Federal News Countdown: Mobile strategy, federal reorg

Today’s guests on the Federal News Countdown:
Bob Otto, executive vice president of advisory services, Agilex
John Kamensky, senior fellow, IBM Center for the Business of Government

Bob Otto’s stories
#3 White House seeks public input for IT accessibility plan
From Federal Times:

The White House Monday invited the public to chime in with ideas on how to make federal websites and information technology more accessible to people with disabilities. And consultant Jim Tobias has already offered a few ideas.

#2 Analysis: Concept of mobile worker not new, but changing technology is
From Federal News Radio:


Federal employees are buying and expressing demand for mobile devices – maybe even faster than agencies can supply them. Two former administrators in the Office of E-Government & Information Technology at the Office of Management and Budget, Karen Evans and Mark Forman, joined In Depth with Francis Rose to discuss the mobile push in government, especially as OMB has recently broadened the focus.

#1 Army tired of waiting for new mobile devices
From Federal News Radio:

For about the last 10 years, one could sum up the Army’s mobile strategy with one word: Blackberry.The handheld devices made by Research in Motion have been the only broadly-deployed pieces of hardware that met the Defense Department’s security requirements, such as encryption that fits the federal security standard known as FIPS 140-2, enterprise device management and integration with the military’s Common Access Card, letting users sign and encrypt email.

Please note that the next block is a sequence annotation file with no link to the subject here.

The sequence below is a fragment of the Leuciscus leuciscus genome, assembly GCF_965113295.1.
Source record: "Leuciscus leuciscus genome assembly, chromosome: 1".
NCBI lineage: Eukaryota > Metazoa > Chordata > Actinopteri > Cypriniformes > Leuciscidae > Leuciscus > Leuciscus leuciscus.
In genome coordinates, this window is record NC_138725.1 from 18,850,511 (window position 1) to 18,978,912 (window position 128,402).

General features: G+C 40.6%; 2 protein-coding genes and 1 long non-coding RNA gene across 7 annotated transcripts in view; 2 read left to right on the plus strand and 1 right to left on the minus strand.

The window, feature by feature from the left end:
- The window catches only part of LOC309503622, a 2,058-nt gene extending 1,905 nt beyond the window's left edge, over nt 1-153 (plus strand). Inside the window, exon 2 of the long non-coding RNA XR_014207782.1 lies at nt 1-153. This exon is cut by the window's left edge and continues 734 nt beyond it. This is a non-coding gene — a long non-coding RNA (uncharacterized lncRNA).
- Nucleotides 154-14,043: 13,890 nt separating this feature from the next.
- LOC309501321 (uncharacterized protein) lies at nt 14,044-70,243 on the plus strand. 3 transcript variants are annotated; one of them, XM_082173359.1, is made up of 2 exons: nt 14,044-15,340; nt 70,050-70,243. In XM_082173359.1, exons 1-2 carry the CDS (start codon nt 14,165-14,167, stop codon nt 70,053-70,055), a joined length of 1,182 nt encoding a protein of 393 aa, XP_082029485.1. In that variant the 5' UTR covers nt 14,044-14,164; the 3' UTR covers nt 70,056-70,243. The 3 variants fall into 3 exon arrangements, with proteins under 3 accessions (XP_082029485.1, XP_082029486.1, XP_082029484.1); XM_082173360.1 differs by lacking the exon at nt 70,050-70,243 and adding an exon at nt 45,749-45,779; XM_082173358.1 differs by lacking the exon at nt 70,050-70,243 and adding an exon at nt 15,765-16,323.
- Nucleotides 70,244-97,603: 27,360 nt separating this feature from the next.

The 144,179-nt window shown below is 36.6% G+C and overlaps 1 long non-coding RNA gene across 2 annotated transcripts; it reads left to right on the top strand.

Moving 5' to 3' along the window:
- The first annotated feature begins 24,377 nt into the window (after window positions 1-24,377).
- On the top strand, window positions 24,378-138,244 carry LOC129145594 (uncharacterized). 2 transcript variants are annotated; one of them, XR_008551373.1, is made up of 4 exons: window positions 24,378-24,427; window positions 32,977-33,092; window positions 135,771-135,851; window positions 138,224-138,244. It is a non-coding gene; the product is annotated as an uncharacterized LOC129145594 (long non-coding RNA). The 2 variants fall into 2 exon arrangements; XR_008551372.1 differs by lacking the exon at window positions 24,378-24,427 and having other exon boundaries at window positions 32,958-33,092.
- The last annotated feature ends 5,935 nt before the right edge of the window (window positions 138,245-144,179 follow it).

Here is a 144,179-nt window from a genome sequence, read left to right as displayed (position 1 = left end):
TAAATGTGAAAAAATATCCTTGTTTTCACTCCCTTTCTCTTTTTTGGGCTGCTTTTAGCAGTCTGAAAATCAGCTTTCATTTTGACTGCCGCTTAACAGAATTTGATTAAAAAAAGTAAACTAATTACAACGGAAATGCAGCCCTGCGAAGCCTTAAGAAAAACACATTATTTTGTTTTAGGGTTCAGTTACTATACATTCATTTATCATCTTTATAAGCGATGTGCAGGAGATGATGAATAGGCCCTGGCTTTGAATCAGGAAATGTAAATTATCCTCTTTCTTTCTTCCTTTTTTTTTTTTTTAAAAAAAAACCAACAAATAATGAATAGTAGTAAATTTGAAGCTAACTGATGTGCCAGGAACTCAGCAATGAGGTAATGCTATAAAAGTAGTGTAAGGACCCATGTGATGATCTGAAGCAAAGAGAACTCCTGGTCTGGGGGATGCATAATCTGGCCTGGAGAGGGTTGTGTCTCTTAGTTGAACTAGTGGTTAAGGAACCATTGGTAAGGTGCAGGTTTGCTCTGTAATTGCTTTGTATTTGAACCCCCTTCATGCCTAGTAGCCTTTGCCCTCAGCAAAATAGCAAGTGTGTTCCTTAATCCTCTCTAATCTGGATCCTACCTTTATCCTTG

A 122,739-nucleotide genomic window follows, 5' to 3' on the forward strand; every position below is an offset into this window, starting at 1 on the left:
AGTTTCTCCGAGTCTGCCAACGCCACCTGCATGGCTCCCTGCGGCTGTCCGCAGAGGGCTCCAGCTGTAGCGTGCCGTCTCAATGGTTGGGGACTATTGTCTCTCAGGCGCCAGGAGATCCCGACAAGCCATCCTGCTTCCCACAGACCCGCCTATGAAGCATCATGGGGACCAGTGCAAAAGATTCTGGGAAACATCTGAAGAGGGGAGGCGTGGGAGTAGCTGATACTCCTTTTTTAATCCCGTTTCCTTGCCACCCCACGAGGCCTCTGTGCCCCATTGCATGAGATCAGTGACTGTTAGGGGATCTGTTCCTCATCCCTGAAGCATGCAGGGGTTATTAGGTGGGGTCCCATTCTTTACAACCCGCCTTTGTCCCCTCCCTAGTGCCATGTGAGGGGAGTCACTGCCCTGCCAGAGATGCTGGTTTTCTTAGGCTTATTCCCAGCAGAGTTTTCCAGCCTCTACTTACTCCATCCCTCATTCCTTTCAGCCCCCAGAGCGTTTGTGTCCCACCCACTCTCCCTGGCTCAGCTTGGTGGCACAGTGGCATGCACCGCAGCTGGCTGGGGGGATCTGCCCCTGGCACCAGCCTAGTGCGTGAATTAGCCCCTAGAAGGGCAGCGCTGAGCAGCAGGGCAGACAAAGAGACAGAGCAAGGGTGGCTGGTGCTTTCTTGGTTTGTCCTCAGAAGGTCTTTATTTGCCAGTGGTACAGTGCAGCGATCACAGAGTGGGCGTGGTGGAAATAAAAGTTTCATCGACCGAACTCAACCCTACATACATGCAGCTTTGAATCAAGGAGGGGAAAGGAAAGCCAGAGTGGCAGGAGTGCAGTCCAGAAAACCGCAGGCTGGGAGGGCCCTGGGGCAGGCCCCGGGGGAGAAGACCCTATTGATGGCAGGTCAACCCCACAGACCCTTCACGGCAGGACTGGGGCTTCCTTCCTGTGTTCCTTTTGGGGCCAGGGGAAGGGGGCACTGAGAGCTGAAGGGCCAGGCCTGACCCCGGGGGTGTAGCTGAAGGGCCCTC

John Kamensky’s stories
#3 Bringing the outside online: Outdoor agencies utilize tech in new ways
From Government Computer News:

While preparing for another busy summer season at the nation’s nearly 400 national parks, the National Park Service is also revising and reevaluating how it manages its scientific data and how it uses media to communicate with visitors.

#2 OMB tries to lessen the cumulative burden of regulations
From Federal Computer Week:

Obama administration officials have given agencies some thoughts on avoiding unnecessary regulations. A new directive from the Office of Management and Budget seeks to encourage agencies to consider the cumulative effects of new rules on agencies. Rules that each do something good can be, when added together, burdensome or conflicting, Cass Sunstein, administrator of OMB’s Office of Information and Regulatory Affairs, wrote on the OMBlog March 20.

#1 Senate panel considers Obama’s reorganization plan
From The Washington Post:

With all the talk about duplication, consolidation and reorganization, Wednesday’s Senate hearing could have been a planning session for a movement of small-government zealots. In a way, it was. Participants on all sides of the issue at the Homeland Security and Governmental Affairs Committee session supported cutting government. How to get there is the issue.